I walked over to her and Sweet Marie's whole body was quivering, her front leg dangling a couple of inches above the ground. We escorted the group of people out of the pens into the other pastures. I continued with the tour while James attended to Sweet Marie, calling the vet and giving 2 ccs of Banamine.
After the group was gone, I gave my full attention to the injured alpaca. She was unable to walk, so James and I picked up this bigger girl weighing in at 195 and carried her into the barn, where she refuse pellets and just stood there. Eventually, she was able to lay down until the vet arrived.
There he wrapped her leg and cast it. The break was just below the knee and very severe. With a light sedative, she laid her head in my lap as the doctor and technicians secured the cast up to the arm pit.
In 30 minutes, the cast was set and with a group of alpacas as moral support around her, she lay there trying to get her bearings. After an hour, Sweet Marie was able to sit up, with the broken leg sticking straight out. Eventually, we helped her rise. Again we carried her into a smaller pen, where she will be jailed for the next 2 months.
We put her food and water just below head level, as eating off of the ground is difficult. As the pain subsides and she regains her mobility, eating became a less difficult chore.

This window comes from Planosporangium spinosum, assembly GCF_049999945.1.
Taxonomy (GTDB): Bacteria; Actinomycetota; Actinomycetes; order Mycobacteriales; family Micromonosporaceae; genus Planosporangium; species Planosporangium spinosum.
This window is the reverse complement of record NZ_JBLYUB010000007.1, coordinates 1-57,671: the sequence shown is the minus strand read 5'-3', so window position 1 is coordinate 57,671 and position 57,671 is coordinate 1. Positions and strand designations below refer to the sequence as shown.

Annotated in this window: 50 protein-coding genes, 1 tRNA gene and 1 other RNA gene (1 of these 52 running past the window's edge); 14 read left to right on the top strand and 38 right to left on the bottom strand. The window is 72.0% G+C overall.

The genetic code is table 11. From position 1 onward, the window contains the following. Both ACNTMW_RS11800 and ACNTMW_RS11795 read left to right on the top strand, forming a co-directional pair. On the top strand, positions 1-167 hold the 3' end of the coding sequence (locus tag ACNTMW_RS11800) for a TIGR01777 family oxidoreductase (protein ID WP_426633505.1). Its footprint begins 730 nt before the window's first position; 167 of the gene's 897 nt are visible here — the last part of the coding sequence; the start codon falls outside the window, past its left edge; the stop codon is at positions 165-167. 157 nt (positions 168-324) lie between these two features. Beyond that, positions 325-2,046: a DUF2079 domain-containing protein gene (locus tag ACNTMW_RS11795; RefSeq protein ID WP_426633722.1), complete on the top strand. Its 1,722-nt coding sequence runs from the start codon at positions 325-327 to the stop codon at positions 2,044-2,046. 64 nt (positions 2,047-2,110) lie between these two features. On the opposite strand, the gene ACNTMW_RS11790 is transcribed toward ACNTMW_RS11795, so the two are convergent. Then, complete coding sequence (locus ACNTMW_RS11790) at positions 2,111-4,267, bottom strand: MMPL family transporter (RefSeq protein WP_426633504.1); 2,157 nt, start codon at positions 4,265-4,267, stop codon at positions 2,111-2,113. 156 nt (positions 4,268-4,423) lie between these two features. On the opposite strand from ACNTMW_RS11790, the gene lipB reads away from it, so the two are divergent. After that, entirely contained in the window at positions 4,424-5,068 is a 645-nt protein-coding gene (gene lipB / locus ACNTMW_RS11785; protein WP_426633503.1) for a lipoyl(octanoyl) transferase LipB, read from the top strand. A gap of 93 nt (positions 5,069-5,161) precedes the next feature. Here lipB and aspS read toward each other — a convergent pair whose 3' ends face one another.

We have only had one other broken leg on the property - the same alpaca with the back right leg. Go figure. We assume this has to due with some form of mineral processing or deficiency. We offer free choice alpaca mineral in several areas of the barn, so access is not an issue. Some of us are just more prone to certain issues than others.
I am happy to report that after 6 months, Sweet Marie was released for the first time yesterday without her cast. She is strong, though still favors the leg which is a good thing. We want her to protect it until she has her strength back. Alpacas often heal quickly we are happy to report she will continue to live a long, healthy life.